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Posts Tagged ‘Sonoma’

My husband Mike and I celebrated our 20th wedding anniversary with a trip to Napa Valley last weekend. We stayed at the Inn on Randolph, a lovely bed and breakfast in the town of Napa itself.

We clean up OK after a 10-mile run, wouldn't you say?

We clean up OK after a 10-mile run, wouldn’t you say?

I get pretty sentimental when I think back to when Mike and I started dating in high school 26 years ago. I knew he was the one for me, but I could not have imagined that we would go on to have three girls (now 6, 9 and 12) and be so lucky to have the life we do now.

Our first night in Napa we went to Mustards Grill, where I had best duck I’ve ever eaten (and that’s not just because I consumed it with a flight of red wine, where I managed to choose the most expensive of the three selections as my favorite — maybe I’m not such a cheap date after all!)

Back in town we walked to Frati Gelato Cafe for dessert. Their chocolate is not my favorite but the sorbets are incredible. We sat along the riverfront and listened to live music in the park nearby.

The next day we rented bikes from Napa Valley Bike Tours in Sonoma. There’s also a shop in the upscale town of Yountville and we could have ridden from there on the Silverado Trail, but we preferred to shy away from the tipsy drivers and instead chose to ride on the back roads in Sonoma. Our first stop was at one of the smaller wineries, Homewood.

At the Homewood Winery, our first stop on our self-crafted bike tour.

At the Homewood Winery, our first stop on our self-crafted bike tour.

Mike got to chat up the Homewood vintner David, who happily answered our questions about when to harvest the grapes from the two Cabernet Sauvignon vines we have growing at home. We loved David’s wines, and the 2010 late harvest Semillon dessert wine turned out to be our favorite wine of the many we tasted over the course of the weekend.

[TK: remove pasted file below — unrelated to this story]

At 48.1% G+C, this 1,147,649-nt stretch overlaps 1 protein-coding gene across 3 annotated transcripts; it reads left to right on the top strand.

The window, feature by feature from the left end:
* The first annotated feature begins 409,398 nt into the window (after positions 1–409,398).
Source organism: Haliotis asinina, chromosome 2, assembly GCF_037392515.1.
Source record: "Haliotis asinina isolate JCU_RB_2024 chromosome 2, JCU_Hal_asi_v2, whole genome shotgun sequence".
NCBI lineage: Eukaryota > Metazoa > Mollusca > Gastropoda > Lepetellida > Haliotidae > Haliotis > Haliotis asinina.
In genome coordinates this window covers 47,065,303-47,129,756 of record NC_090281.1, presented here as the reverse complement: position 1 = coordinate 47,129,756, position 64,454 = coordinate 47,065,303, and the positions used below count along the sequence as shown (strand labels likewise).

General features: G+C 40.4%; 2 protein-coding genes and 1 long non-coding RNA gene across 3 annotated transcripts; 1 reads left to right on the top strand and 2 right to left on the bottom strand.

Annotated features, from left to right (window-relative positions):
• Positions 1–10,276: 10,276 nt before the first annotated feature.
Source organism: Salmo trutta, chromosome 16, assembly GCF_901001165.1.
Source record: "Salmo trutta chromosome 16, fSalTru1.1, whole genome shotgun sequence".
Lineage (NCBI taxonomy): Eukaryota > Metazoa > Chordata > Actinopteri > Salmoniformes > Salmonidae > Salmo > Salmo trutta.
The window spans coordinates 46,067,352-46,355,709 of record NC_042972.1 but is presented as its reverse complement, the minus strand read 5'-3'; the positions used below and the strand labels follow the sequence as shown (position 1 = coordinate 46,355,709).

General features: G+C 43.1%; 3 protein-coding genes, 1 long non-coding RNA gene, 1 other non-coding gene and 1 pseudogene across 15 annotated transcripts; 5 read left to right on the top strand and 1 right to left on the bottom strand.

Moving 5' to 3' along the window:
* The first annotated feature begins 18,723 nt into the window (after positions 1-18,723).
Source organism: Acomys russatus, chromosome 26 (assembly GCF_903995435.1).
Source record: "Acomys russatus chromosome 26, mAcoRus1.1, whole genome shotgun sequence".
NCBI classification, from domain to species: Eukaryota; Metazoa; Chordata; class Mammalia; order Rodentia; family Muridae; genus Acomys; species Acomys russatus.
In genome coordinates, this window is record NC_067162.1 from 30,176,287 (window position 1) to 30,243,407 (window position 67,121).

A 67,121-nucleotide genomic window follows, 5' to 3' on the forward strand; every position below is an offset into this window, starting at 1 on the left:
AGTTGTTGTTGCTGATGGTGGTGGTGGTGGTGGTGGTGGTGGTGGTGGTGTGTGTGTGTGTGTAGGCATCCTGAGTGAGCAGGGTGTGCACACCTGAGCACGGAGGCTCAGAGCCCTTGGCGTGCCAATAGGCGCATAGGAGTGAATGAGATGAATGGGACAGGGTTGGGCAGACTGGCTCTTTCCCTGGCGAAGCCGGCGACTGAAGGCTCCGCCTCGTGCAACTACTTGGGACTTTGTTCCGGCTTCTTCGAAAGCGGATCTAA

After our first tasting we rode across the street for lunch at The Fremont Diner. The service was terrible (a 45-minute wait for our to-go order of food?!) but the Whole Hog sandwich and mac and cheese were delicious!

Next we headed to Gundlach Bundschu, affectionately called Gun Bun. It’s a gorgeous 153-year-old estate vineyard with an interesting family history. It offered a totally different tasting experience in a large tasting room with a bit of a crowd.

We ended up riding 14 miles total and loving the whole thing. You can take a more expensive, organized bike tour but the bike shop helped us create our own route and tailored a unique, private ride that suited us better.

We turned the bikes back in just before 5 p.m., picked up the wine we’d bought from Homewood, and headed to FARM Restaurant at The Carneros Inn for the best meal of our trip. We sat outside on the gorgeous patio and splurged on the 7-course tasting menu with wine pairing. It was the perfect way to celebrate our anniversary!

One might think that seven wine pairings might not be the best way to prepare for a long run the next day — and one might be right — but Mike and I woke up at 6 a.m. and got right out to Alston Park for a run on the trail through the dog park:

The clouds kept the temperature at 61 in the morning, and burned off to reach the 90s later in the day!

The clouds kept the temperature at 61 degrees in the morning, and burned off for blue skies and temperatures in the 90s later in the day!

followed by an out-and-back up Dry Creek Road.

Nothing like a giant T-Rex to motivate you to run!

Nothing like a giant T-Rex to motivate you to run!

We stopped to pick nature’s best fuel — wild blackberries!

picking blackberries

Mike ran 10 miles with me and you’d never know that it was the first time he’d run that far! We finished the run on the downhill along Dry Creek Road and hit 8-minute mile times for the last three miles!

After a quick clean-up in the whirlpool tub in our room and quinoa salad for breakfast at the B&B, we headed out for our last wine tasting, this time at Frog’s Leap Winery in Rutherford. The B&B owner knew we would love going to a mid-size winery that practices sustainable agriculture to grow organic grapes without watering (a huge plus for them and us in this extended drought in California).

View of the organic gardens that border the vineyard at Frog's Leap Winery

View of the organic gardens that border the vineyard at Frog’s Leap Winery

It’s funny because the Frog’s Leap wine labels do not say anything about the wine being organic — you can tell that the winery simply wants to be known for making great wine, and it does! We ended up buying some Chardonnay, Cabernet Sauvignon, and a unique, heritage red blend.

We ended our trip with lunch at Bottega in Yountville. I highly recommend it for an excellent meal for a (more) reasonable price in Napa. And you can’t leave without going next door for chocolates and gelato at Kollar Chocolates!

Have you ever been to Napa? Confess, do you own a “Will Run for Wine” or “Will Bike for Wine” t-shirt?! 

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